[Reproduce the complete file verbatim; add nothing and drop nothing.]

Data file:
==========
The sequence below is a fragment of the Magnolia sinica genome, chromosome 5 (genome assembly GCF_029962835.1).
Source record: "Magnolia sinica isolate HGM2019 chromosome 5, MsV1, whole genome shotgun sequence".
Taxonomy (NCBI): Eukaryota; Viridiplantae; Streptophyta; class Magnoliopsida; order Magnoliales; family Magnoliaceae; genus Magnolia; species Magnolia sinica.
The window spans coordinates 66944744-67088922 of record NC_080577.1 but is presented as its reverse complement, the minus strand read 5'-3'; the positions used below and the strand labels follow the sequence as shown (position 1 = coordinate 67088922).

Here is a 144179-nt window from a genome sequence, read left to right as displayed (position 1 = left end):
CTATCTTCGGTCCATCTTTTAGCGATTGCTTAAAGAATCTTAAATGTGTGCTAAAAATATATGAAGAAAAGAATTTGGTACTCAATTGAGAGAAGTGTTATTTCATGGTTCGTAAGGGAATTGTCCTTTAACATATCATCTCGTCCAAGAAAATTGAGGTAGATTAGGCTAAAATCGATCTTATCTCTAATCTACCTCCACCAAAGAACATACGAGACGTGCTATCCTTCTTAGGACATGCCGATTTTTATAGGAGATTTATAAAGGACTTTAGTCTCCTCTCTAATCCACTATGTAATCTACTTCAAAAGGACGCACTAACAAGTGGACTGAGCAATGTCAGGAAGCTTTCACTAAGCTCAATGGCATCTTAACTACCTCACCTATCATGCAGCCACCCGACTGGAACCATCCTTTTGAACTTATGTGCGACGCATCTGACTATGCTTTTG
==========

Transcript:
The sequence below is a fragment of the Magnolia sinica genome, chromosome 5 (genome assembly GCF_029962835.1).
Source record: "Magnolia sinica isolate HGM2019 chromosome 5, MsV1, whole genome shotgun sequence".
Taxonomy (NCBI): Eukaryota; Viridiplantae; Streptophyta; class Magnoliopsida; order Magnoliales; family Magnoliaceae; genus Magnolia; species Magnolia sinica.
The window spans coordinates 66944744-67088922 of record NC_080577.1 but is presented as its reverse complement, the minus strand read 5'-3'; the positions used below and the strand labels follow the sequence as shown (position 1 = coordinate 67088922).

Here is a 144179-nt window from a genome sequence, read left to right as displayed (position 1 = left end):
CTATCTTCGGTCCATCTTTTAGCGATTGCTTAAAGAATCTTAAATGTGTGCTAAAAATATATGAAGAAAAGAATTTGGTACTCAATTGAGAGAAGTGTTATTTCATGGTTCGTAAGGGAATTGTCCTTTAACATATCATCTCGTCCAAGAAAATTGAGGTAGATTAGGCTAAAATCGATCTTATCTCTAATCTACCTCCACCAAAGAACATACGAGACGTGCTATCCTTCTTAGGACATGCCGATTTTTATAGGAGATTTATAAAGGACTTTAGTCTCCTCTCTAATCCACTATGTAATCTACTTCAAAAGGACGCACTAACAAGTGGACTGAGCAATGTCAGGAAGCTTTCACTAAGCTCAATGGCATCTTAACTACCTCACCTATCATGCAGCCACCCGACTGGAACCATCCTTTTGAACTTATGTGCGACGCATCTGACTATGCTTTTG